Is it still a big problem today? Find out here
The Homelessness Monitor: England is a key report. It’s published every year, and run by Crisis. Read the key findings, and download the executive summary or full report for the 2023 edition.
Learn what homelessness means
The sleeping bag in the shop doorway is probably the first image that comes to mind. But sleeping rough is just one aspect of homelessness. How can we understand it better?
It’s a very precise word. Homelessness simply means living without a home. And none of the following count as a home:
If you’ve visited any of the above, you’ll know that they keep out most of the cold and wet, but they are not a place you can call home. The journey to a proper home is our main focus and think of yourself as a helping hand on that journey.
The homelessness challenge
A lot of work is carried out in Oxfordshire to address homelessness, often under the public radar. Many people who were previously rough sleeping have since been helped into next-step accommodation.
But that doesn’t mean they’ve found a home. The actual number of people experiencing homelessness in Oxfordshire, rather than just people sleeping rough, has not altered significantly over the last two years.
Who is homeless?
People who are homeless are no different from you. It’s too easy to view homelessness as something ‘other’, to think in terms of tags rather than in terms of people.
It’s also common for homelessness to be viewed as an individual rather than a collective problem—a series of bad decisions or irresponsible actions. With this mindset, the only solutions are clean beds and hot meals, addressing the problem in isolation from its causes.
However, homelessness is directly linked to larger structural forces, such as rising housing costs and the strength of our social security net. Clean beds and hot meals alone do nothing to alter these grim facts.
One rough sleeper described their start in life as “the merry-go-round ride from hell that you just can’t get off”. Oxfordshire Homeless Movement will help people leave that nightmare merry-go-round.
No one wants to be defined by their difficulties rather than their aspirations and individuality.
Rough sleeping—the tip of the iceberg
Rough sleeping is the most visible element of the homelessness jigsaw, but it's just the in-your-face part of a much bigger issue.
People often end up sleeping rough through no fault of their own, for a variety of reasons:
Many have been left behind due to economic factors such as lack of affordable accommodation, welfare cutbacks, and cuts to services such as mental health and social care as part of the ‘austerity’ drive.
Some homeless people endured dysfunctional and abusive childhoods.
Several have experienced relationship breakdown, loss of work, debt, alcohol or substance misuse.
Some homeless people have been 'looked after' for so long—in the armed forces or prison, for example—that they find it hard to adjust afterwards.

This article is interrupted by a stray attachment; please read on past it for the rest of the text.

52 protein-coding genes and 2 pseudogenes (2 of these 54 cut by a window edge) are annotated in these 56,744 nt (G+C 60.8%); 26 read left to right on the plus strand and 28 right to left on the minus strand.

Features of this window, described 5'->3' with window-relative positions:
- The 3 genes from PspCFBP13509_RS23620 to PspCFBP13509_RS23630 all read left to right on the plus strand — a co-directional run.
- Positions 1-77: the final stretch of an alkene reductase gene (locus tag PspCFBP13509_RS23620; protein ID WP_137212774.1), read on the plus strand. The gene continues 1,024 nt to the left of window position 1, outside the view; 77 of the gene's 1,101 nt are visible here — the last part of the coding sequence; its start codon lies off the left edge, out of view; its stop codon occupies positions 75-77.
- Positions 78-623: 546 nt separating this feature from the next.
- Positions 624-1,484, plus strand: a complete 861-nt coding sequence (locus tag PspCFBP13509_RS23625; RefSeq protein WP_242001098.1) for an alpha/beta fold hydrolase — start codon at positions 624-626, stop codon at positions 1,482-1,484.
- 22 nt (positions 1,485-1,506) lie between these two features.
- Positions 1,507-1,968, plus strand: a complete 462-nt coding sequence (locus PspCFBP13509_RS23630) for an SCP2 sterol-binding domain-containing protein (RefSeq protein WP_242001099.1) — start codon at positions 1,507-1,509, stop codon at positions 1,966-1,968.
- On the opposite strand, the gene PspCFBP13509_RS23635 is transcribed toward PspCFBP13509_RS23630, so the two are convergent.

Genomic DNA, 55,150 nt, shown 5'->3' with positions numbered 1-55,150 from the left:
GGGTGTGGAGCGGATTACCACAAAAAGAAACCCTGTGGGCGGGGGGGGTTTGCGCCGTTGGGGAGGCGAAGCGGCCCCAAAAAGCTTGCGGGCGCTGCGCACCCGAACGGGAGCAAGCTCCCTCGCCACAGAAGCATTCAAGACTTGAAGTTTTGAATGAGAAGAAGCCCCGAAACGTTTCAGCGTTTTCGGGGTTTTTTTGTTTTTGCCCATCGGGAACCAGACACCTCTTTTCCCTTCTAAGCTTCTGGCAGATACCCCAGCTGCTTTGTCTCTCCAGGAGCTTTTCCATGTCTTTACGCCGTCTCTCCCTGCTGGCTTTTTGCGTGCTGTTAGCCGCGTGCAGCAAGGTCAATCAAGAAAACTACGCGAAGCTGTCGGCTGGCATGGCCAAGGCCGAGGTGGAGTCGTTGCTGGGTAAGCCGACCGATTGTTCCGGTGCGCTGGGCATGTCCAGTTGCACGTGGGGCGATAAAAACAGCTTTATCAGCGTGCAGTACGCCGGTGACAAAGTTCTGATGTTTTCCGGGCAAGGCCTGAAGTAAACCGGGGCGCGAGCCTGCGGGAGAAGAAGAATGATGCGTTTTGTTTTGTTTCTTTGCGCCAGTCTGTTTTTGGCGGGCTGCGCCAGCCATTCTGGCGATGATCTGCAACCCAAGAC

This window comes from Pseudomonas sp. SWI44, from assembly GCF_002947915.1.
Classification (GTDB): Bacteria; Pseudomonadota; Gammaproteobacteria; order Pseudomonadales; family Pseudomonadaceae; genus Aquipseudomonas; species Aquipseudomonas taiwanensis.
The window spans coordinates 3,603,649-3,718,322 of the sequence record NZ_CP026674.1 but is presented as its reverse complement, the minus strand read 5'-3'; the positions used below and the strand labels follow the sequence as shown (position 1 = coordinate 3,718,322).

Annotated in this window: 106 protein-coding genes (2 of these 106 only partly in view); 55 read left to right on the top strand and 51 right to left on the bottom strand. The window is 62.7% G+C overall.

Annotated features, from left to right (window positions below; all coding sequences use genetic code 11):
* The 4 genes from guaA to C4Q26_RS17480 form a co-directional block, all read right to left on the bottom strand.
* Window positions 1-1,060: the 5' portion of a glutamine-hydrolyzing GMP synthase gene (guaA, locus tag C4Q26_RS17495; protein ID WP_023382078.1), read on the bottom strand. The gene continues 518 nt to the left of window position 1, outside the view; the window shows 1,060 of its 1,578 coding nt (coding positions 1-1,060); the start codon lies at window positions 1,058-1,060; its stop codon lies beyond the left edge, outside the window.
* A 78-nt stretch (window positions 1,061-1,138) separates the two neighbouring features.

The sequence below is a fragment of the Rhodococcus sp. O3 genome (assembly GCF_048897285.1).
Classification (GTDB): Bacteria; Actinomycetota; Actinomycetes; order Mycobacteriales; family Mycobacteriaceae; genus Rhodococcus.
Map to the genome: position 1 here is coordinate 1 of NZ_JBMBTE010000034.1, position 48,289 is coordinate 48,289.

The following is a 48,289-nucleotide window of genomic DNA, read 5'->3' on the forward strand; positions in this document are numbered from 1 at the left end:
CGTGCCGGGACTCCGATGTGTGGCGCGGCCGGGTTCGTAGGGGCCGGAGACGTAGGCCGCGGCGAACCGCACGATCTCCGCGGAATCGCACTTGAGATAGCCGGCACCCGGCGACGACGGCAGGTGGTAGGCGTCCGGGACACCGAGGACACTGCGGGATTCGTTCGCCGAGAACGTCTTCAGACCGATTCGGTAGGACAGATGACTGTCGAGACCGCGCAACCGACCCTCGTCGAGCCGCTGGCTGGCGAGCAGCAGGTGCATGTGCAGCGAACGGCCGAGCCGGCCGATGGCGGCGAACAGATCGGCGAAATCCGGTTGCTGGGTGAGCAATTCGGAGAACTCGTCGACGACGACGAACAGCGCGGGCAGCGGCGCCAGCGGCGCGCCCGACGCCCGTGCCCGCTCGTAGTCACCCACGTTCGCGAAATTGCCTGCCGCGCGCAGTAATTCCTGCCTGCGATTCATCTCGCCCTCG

The ‘no local connection’ policy prevents people gaining access to some services, including housing, if they have no roots in the area. Some may have moved to Oxfordshire because they found insufficient support in their previous location.
Homelessness affects people’s physical and mental health, so the longer someone is in this situation, the greater the risks.
Mental health issues often exacerbate other problems.
Rough sleeping—no choice?
Many people roughsleeping are keen to follow a path away from the streets and homelessness. Others become or remain homeless because that pathway represents hurdles, challenges and threats far greater than a park bench or shop doorway.
In Oxfordshire, the services find it hard to engage with up to 40% of the people sleeping rough.
Some have been previously let down or have no trust in the system ultimately delivering change for them, and so don’t see the point.
Some are trying to escape or forget the traumas of their life through alcohol and/or drugs, and judge this to be easier, or preferable, to dealing with the trauma and moving on.
Others display chaotic behaviour that makes engagement difficult. Many have mental health issues, and many have additional support needs due to substance misuse.
OHM's ultimate goal is to eliminate homelessness. To deliver empowerment, and to help people fulfil their aspirations.
Is there a better way?
There is now a new Oxfordshire Homelessness Alliance. This new collaborative approach will aim to bring more integration across services with 6 local charities, including Aspire, St Mungo's, A2Dominion, Connection Support, Elmore and Homeless Oxfordshire, who are working with all local councils to prevent and reduce rough sleeping across Oxfordshire.
The Oxfordshire Homelessness Alliance also works with LEAF to ensure the voices of people experiencing homelessness are central to this work.
A housing led approach—also called ‘housing first’ and ‘rapid rehousing’—operates under the belief that everyone has a right to a home. It removes the condition that someone must be tenancy ‘ready’. Our county took on this approach after a feasibility study (summary report | full report).
If you want to find out the ways in which you can help, then please pop back to our main I want to help section.
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